Intro: Petros Papadogiannis
The Bluemoon Projects first introduced themselves with a promising demo back in 2015. Back then, they were essentially the solo one man project of Greek musician Kostis Filippopoulos.
Since then and after some unofficial home recordings, the whole project acquired the character of a regular band in 2020 with the addition of Leon on bass and guitars and Nikolas Nenedakis on drums and percussion. Kostis Filippopoulos has taken on vocals, guitars and keyboards on the band’s debut album Encounters under the moniker MoonLoop.
Fresh sound with a lot of memories
Encounters is a concept album that tells a sci fi story of someone who comes into contact with aliens and is given the opportunity to leave Earth and join them. With the idea of a single story, they want, as they say, to honor the tradition of prog / art-rock concept albums.
Sonar which opens the 42-minute album consisting of seven compositions is a beautiful atmospheric ambient composition. Devolution in its introduction and in the way the vocals are placed on top of the music reminded me of several modern prog bands such as The Pineapple Thief and Gazpacho. A second beautiful composition in a row, so the ten minutes of Alien Talking that follows is a challenge. The song builds gradually, with choral vocals at the beginning, melodic guitars and ubiquitous keyboards and synths. The guitar solos directly refer to the style and sound of David Gilmour. After all, Gilmour-era Pink Floyd and bands influenced by Floyd are the main influences in BlueMoon Project’s music. The same goes for Dress Like Me with the echo of the lyrics that are a direct reference to Floyd. This song also reminds something of the way Anathema embraced sound of Floyd in Alternative 4.
However, when the rhythm guitars become sharper, then Porcupine Tree’s influence is more evident. Even band leader Kostis Filippopoulos ‘ nickname MoonLoop is probably a reference to the song Moonloop from The Sky Moves Sideways.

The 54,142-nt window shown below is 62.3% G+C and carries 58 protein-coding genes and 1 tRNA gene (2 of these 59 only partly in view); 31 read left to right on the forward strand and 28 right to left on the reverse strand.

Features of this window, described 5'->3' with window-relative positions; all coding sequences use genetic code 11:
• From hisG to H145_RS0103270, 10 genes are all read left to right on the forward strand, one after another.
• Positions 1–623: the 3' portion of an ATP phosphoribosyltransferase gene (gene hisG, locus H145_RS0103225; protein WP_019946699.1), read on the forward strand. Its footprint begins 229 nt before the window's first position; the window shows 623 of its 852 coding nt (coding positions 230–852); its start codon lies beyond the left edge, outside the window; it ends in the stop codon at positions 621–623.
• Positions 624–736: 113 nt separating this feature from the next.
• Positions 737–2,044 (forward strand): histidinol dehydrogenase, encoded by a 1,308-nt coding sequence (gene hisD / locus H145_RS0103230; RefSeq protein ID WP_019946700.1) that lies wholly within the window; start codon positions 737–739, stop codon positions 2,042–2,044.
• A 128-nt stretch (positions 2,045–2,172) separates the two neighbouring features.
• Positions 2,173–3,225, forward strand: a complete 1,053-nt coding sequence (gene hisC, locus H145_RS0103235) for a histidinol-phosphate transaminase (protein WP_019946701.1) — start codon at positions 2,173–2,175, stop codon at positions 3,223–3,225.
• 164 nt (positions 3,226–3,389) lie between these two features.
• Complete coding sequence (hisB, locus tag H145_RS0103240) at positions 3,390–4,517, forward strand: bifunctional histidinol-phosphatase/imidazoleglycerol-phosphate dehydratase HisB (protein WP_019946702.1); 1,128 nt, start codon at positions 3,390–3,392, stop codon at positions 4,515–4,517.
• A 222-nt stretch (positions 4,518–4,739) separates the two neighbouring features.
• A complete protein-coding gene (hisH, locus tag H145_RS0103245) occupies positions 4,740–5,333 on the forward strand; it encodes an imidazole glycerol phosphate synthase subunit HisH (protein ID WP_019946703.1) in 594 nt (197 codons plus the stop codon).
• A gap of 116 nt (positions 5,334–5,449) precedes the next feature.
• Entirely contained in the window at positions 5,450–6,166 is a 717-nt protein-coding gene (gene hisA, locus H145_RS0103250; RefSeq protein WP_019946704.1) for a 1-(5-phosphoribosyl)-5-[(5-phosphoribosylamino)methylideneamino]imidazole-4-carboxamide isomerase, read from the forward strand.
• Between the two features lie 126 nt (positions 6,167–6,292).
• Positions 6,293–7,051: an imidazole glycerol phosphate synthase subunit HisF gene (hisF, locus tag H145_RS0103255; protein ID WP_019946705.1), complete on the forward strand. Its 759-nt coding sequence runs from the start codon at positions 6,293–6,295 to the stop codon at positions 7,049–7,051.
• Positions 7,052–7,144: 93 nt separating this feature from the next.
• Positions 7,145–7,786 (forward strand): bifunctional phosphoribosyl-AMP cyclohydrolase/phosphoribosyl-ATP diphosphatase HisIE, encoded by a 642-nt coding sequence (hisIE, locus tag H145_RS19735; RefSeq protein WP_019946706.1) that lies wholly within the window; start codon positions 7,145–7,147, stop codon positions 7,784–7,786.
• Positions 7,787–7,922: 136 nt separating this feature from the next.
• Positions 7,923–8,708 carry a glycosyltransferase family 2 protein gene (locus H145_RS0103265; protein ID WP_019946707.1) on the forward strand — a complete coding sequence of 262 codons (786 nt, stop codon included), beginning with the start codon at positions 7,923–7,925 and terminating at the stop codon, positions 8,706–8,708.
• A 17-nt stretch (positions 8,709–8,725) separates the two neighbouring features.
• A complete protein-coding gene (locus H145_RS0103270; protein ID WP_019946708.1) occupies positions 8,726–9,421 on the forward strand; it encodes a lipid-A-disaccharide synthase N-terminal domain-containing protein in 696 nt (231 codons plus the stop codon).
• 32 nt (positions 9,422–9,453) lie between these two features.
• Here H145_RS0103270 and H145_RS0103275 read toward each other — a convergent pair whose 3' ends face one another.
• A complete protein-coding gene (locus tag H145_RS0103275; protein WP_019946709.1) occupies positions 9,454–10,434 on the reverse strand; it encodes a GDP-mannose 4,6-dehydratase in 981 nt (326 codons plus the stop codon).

The vocals are by no means exceptional, but on the other hand they are not bad either. I would rather say that Kostis is very careful, singing within his capabilities. There is a nasal tone on the high notes with the successful addition of some effects.
The mid part in Eden would make me swear I’m hearing references even to Greek artists like Last Dance / Dimitris Papaspyropoulos, but also works like Constantinos Beta’s excellent album 2. That is, influences from the alternative electronic sound based on the creation of atmosphere and nostalgic melodies. Such are the acoustic guitar melodies on T-minus before it evolves into an extroverted indie song. One of the most special and beautiful moments of the album.
Hypersleep, which completes the album, is a dreamy, hypnotic composition that will bring to mind the early recordings of Porcupine Tree, but also the aura of a Jeff Buckley.
The good thing about Encounters is that it flow nicely, without any weak part. All compositions have homogeneity and stand at a very good level. One could say that maybe the production could be sharper, that their influences are too obvious, but personally that whole lo-fi aesthetic wins me over with whatever romance it hides.
7.5 / 10
After several years as a demo solo project of Kostis Filippopoulos (MoonLoop), The Bluemoon Projects take the form of a three-member band and finally release their full-length debut album. The two new members add an orchestral depth to the final result, while the production -although not perfect – enhances the album’s compositions. The style directly refers to the first period of Porcupine Tree and of course Pink Floyd. The 90s alternative prog element gives a single stylistic stamp to The Bluemoon Projects’ music, which is also one of their main strengths. Creating an atmospheric trippy framework is one of the main purposes of the band, with a strong storytelling and songwriting. Although there is clearly room for improvement in the production and the technique, the main purpose of the album was achieved. The Bluemoon Projects now have official discography, reminding us of a great era, from which less and less musicians choose to draw their inspiration, unfortunately.
7.5 / 10